Deep Water Recovery

DWR owner Mark Jurisich says the complaints against the company have been motivated by nearby residents’ concern for their property values, after work started up on the previously idle site. Since then, Jurisich says sensational accusations have grown into a smear campaign – “It’s trial by media to some extent.”

Jurisich says DWR carefully monitors water runoff from the site, and the property is cleaner now than before operations began. “We have Environment Canada coming to our property, we have WorsafeBC coming to our property, and we have never had one infraction.”

“There’s a lot of misinformation out there,” Jurisich says. “We didn’t come here to set up a shipbreaking business. We have never hauled a motorized [vessel] out of the water. We had given two vessels to a company in Vancouver to recycle, and the guy in charge ended up having a falling out with the owners and left…. We were just being responsible in trying to deal with our own problem.”

The Big Picture

The accusations of negligent ship recycling at Union Bay offer a window to a much larger problem.

Worldwide, most oceangoing ships are scrapped in South Asian countries with lax environmental laws and poor worker protections. The ships are run aground on beaches at high tide, to be dismantled by poorly shod workers making subsistence pay under dangerous conditions. Worker injuries and deaths are common. The system saves ship owners money, while burdening impoverished countries with toxic waste.

Nicola Mulinaris, Shipbreaking Platform’s senior communication and policy advisor, says although there’s been some incremental progress, just as many ships are broken irresponsibly as 30 years ago, and shipbreaking remains a destructive scourge on the coastlines of South Asia.

“Seventy per cent of ships every year end up being broken under dirty and dangerous conditions on the beaches of India, Bangladesh and Pakistan,” Mulinaris says, “which amounts to 90% of the gross tonnage dismantled globally.”

A small percentage are scrapped properly, mostly in European facilities.

The Basel Convention on the Control of Transboundary Movements of Hazardous Wastes and Their Disposal is the only international mechanism to enforce responsible ship recycling. The convention restricts the movement of hazardous materials, including end-of-life ships, by signatory countries.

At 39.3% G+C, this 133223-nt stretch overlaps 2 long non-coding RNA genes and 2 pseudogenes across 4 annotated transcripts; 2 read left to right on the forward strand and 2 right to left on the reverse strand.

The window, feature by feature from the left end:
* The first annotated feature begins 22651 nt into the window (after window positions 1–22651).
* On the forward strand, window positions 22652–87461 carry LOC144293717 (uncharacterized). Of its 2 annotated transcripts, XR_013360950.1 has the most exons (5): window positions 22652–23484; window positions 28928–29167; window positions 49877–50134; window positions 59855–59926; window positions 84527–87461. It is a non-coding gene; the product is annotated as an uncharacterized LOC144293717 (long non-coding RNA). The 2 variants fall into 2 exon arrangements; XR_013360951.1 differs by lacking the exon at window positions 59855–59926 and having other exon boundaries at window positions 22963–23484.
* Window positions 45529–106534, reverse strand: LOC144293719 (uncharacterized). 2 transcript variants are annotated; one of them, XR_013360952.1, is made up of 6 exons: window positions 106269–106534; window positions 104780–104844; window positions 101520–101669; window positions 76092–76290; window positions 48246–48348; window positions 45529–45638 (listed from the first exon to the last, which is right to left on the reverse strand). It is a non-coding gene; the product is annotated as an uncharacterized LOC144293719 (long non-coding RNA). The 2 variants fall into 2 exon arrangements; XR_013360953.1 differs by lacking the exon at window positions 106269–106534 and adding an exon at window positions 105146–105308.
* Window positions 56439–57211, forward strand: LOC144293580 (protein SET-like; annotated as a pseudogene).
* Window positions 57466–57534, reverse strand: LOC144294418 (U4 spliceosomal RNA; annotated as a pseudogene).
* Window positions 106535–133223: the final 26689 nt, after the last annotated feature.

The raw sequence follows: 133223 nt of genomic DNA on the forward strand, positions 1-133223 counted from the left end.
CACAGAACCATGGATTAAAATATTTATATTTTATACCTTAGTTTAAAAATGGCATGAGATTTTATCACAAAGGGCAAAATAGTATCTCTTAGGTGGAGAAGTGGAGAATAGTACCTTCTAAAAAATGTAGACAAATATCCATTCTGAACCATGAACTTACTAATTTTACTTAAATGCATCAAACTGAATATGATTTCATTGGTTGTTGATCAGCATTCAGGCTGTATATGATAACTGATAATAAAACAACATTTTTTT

The export of hazardous waste from Organization for Economic Co-operation and Development (OECD) countries to non-OECD countries is prohibited under the convention, and import-export between OECD countries or between non-OECD countries is controlled. The exporting country is responsible for guaranteeing that the importer is able to process hazardous materials in an environmentally sustainable way.

Some states offer lower priced “last voyage” packages for ship owners to offload end-of-life ships with a minimum of disclosure and scrutiny.

However, ship owners are able to skirt the regulations by not declaring their ship is voyaging for breaking. “They say to port authorities ‘look, we’re going to Oman for repair’ or ‘we’re going on an operational voyage to Sri Lanka,'” Mulinaris says. “Only when in international waters, where the exporting countries cannot do anything about it, do they head for a [shipbreaking] beach.”

And some countries simply lack the resources or even the will to enforce the convention, Mulinaris says.

Ship owners also shield themselves from liability with flags of convenience. For a fee, a ship can be registered under the flag of a country, and subject to its regulations, with no link to the vessel’s actual ownership or sphere of operations. Flags of convenience countries have slack regulations and little taxes.

Registration in countries such as Saint Kitts and Nevis, Comoros, Palau and Tuvalu is popular for the final voyage of ships that end up on shipbreaking beaches. Some states even offer lower priced “last voyage” packages for ship owners to offload end-of-life ships with a minimum of disclosure and scrutiny.

Hong Kong Convention

The Hong Kong International Convention for the Safe and Environmentally Sound Recycling of Ships was adopted by the UN International Maritime Organization in 2009, ostensibly to firm up environmental and worker protections, but has never been ratified.

The Hong Kong Convention, if brought into force, could become a Trojan horse for the shipbreaking industry.

Industry voices have called for the Hong Kong Convention to be ratified to fully replace the Basel Convention, but Mulinaris says the former is “super weak” and if brought into force would become a Trojan horse for the shipbreaking industry. The bill doesn’t ban ship beaching or cover downstream waste management.

“The biggest promoters of [the Hong Kong Convention] are the same companies – the intermediaries, the ship owners, the ship breakers – that are profiting from dirty and dangerous practices, because when it will enter into force, it will be the perfect way of rubber stamping substandard practices.”

Yet there are some good elements to the convention, Mulinaris says, which have been copied and combined by the EU with the Basel Convention and with further regulations, to form a capable framework to ensure responsible ship recycling.

The first step for Canada to catch up to Europe is to develop a regulatory regime that mirrors the EU’s, Mulinaris says. Then ship recycling capacity needs to be built.

“There are a lot of docks around Canada that are not used or are barely used for repair work. Why not convert those and create green jobs for the circular economy?”

Most ships from Canada that end up broken internationally are from the Great Lakes, Mulinaris says. This poses an additional risk during transit because the ships aren’t designed for the high seas.

Whether in Bangladesh or Union Bay, Mulinaris says, impermeable dry docks are ultimately the only way to guarantee containment of hazardous materials.

“So if you’re talking about big picture, long term, do I see that our dry dock, clean and safe vision is getting closer in the coming years? No, unless a radical shift takes place. Are workers still dying? Yes. Is there still pollution in Bangladesh and other South Asian yards? A lot.”

This story has been updated to include comments by Mark Jurisich of Deep Water Recovery.